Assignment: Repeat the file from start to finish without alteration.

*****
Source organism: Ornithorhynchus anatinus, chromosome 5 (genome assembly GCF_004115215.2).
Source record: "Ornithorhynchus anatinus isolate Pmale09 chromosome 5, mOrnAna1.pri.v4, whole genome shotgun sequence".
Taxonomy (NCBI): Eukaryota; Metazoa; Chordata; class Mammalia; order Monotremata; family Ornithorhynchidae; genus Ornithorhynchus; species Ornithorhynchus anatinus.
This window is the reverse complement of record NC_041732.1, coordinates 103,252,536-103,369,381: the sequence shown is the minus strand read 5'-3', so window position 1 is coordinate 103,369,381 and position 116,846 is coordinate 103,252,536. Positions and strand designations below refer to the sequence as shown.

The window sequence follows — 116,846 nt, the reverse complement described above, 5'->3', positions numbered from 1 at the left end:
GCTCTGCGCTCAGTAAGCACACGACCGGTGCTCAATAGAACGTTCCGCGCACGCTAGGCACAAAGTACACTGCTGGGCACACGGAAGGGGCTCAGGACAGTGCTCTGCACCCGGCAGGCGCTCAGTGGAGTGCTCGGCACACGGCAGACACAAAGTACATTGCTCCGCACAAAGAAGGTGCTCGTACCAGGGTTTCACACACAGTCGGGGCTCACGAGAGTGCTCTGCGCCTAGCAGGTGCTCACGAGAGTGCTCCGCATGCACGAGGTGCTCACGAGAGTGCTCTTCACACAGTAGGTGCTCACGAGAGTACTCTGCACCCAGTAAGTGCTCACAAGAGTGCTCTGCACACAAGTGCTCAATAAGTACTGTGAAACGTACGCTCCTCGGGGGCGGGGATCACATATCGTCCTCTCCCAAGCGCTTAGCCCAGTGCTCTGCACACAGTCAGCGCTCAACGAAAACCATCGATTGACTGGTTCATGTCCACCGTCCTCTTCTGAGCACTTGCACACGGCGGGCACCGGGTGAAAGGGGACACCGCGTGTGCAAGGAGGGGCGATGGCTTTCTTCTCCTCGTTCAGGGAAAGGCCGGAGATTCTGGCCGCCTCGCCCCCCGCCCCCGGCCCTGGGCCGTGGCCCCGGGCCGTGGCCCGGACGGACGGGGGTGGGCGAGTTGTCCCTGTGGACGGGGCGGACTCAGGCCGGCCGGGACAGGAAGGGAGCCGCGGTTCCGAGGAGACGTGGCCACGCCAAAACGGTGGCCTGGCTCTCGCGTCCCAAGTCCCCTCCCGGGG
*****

Source organism: Ornithorhynchus anatinus, chromosome 5 (genome assembly GCF_004115215.2).
Source record: "Ornithorhynchus anatinus isolate Pmale09 chromosome 5, mOrnAna1.pri.v4, whole genome shotgun sequence".
Taxonomy (NCBI): Eukaryota; Metazoa; Chordata; class Mammalia; order Monotremata; family Ornithorhynchidae; genus Ornithorhynchus; species Ornithorhynchus anatinus.
This window is the reverse complement of record NC_041732.1, coordinates 103,252,536-103,369,381: the sequence shown is the minus strand read 5'-3', so window position 1 is coordinate 103,369,381 and position 116,846 is coordinate 103,252,536. Positions and strand designations below refer to the sequence as shown.

The window sequence follows — 116,846 nt, the reverse complement described above, 5'->3', positions numbered from 1 at the left end:
GCTCTGCGCTCAGTAAGCACACGACCGGTGCTCAATAGAACGTTCCGCGCACGCTAGGCACAAAGTACACTGCTGGGCACACGGAAGGGGCTCAGGACAGTGCTCTGCACCCGGCAGGCGCTCAGTGGAGTGCTCGGCACACGGCAGACACAAAGTACATTGCTCCGCACAAAGAAGGTGCTCGTACCAGGGTTTCACACACAGTCGGGGCTCACGAGAGTGCTCTGCGCCTAGCAGGTGCTCACGAGAGTGCTCCGCATGCACGAGGTGCTCACGAGAGTGCTCTTCACACAGTAGGTGCTCACGAGAGTACTCTGCACCCAGTAAGTGCTCACAAGAGTGCTCTGCACACAAGTGCTCAATAAGTACTGTGAAACGTACGCTCCTCGGGGGCGGGGATCACATATCGTCCTCTCCCAAGCGCTTAGCCCAGTGCTCTGCACACAGTCAGCGCTCAACGAAAACCATCGATTGACTGGTTCATGTCCACCGTCCTCTTCTGAGCACTTGCACACGGCGGGCACCGGGTGAAAGGGGACACCGCGTGTGCAAGGAGGGGCGATGGCTTTCTTCTCCTCGTTCAGGGAAAGGCCGGAGATTCTGGCCGCCTCGCCCCCCGCCCCCGGCCCTGGGCCGTGGCCCCGGGCCGTGGCCCGGACGGACGGGGGTGGGCGAGTTGTCCCTGTGGACGGGGCGGACTCAGGCCGGCCGGGACAGGAAGGGAGCCGCGGTTCCGAGGAGACGTGGCCACGCCAAAACGGTGGCCTGGCTCTCGCGTCCCAAGTCCCCTCCCGGGG